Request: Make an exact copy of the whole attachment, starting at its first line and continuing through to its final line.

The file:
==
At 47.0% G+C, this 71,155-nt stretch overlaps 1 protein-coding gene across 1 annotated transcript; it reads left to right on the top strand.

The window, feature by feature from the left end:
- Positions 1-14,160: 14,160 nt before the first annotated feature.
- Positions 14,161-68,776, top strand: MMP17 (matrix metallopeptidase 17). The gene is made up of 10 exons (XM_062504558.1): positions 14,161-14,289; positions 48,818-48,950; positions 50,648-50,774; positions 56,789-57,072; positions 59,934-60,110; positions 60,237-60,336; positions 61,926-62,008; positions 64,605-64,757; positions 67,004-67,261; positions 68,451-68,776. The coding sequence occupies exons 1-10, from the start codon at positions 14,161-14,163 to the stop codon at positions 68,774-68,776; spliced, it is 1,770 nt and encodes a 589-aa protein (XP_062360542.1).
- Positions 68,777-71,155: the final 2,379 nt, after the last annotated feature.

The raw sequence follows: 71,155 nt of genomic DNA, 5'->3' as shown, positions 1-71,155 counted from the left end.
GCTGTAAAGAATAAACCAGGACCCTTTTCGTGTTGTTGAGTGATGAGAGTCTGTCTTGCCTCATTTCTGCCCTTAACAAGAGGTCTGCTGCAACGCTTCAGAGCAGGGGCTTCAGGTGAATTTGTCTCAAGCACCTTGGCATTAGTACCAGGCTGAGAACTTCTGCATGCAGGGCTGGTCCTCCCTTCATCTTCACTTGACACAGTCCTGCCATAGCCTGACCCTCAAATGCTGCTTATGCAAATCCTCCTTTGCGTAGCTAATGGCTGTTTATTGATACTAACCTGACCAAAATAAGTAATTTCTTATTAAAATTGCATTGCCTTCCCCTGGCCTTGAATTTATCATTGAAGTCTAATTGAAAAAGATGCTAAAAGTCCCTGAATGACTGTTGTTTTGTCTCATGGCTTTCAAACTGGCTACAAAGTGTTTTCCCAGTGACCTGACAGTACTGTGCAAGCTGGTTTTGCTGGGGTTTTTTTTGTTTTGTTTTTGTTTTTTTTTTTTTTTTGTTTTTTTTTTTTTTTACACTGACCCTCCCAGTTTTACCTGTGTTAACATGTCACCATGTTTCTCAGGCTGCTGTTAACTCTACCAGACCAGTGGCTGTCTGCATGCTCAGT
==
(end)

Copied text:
At 47.0% G+C, this 71,155-nt stretch overlaps 1 protein-coding gene across 1 annotated transcript; it reads left to right on the top strand.

The window, feature by feature from the left end:
- Positions 1-14,160: 14,160 nt before the first annotated feature.
- Positions 14,161-68,776, top strand: MMP17 (matrix metallopeptidase 17). The gene is made up of 10 exons (XM_062504558.1): positions 14,161-14,289; positions 48,818-48,950; positions 50,648-50,774; positions 56,789-57,072; positions 59,934-60,110; positions 60,237-60,336; positions 61,926-62,008; positions 64,605-64,757; positions 67,004-67,261; positions 68,451-68,776. The coding sequence occupies exons 1-10, from the start codon at positions 14,161-14,163 to the stop codon at positions 68,774-68,776; spliced, it is 1,770 nt and encodes a 589-aa protein (XP_062360542.1).
- Positions 68,777-71,155: the final 2,379 nt, after the last annotated feature.

The raw sequence follows: 71,155 nt of genomic DNA, 5'->3' as shown, positions 1-71,155 counted from the left end.
GCTGTAAAGAATAAACCAGGACCCTTTTCGTGTTGTTGAGTGATGAGAGTCTGTCTTGCCTCATTTCTGCCCTTAACAAGAGGTCTGCTGCAACGCTTCAGAGCAGGGGCTTCAGGTGAATTTGTCTCAAGCACCTTGGCATTAGTACCAGGCTGAGAACTTCTGCATGCAGGGCTGGTCCTCCCTTCATCTTCACTTGACACAGTCCTGCCATAGCCTGACCCTCAAATGCTGCTTATGCAAATCCTCCTTTGCGTAGCTAATGGCTGTTTATTGATACTAACCTGACCAAAATAAGTAATTTCTTATTAAAATTGCATTGCCTTCCCCTGGCCTTGAATTTATCATTGAAGTCTAATTGAAAAAGATGCTAAAAGTCCCTGAATGACTGTTGTTTTGTCTCATGGCTTTCAAACTGGCTACAAAGTGTTTTCCCAGTGACCTGACAGTACTGTGCAAGCTGGTTTTGCTGGGGTTTTTTTTGTTTTGTTTTTGTTTTTTTTTTTTTTTTGTTTTTTTTTTTTTTTACACTGACCCTCCCAGTTTTACCTGTGTTAACATGTCACCATGTTTCTCAGGCTGCTGTTAACTCTACCAGACCAGTGGCTGTCTGCATGCTCAGT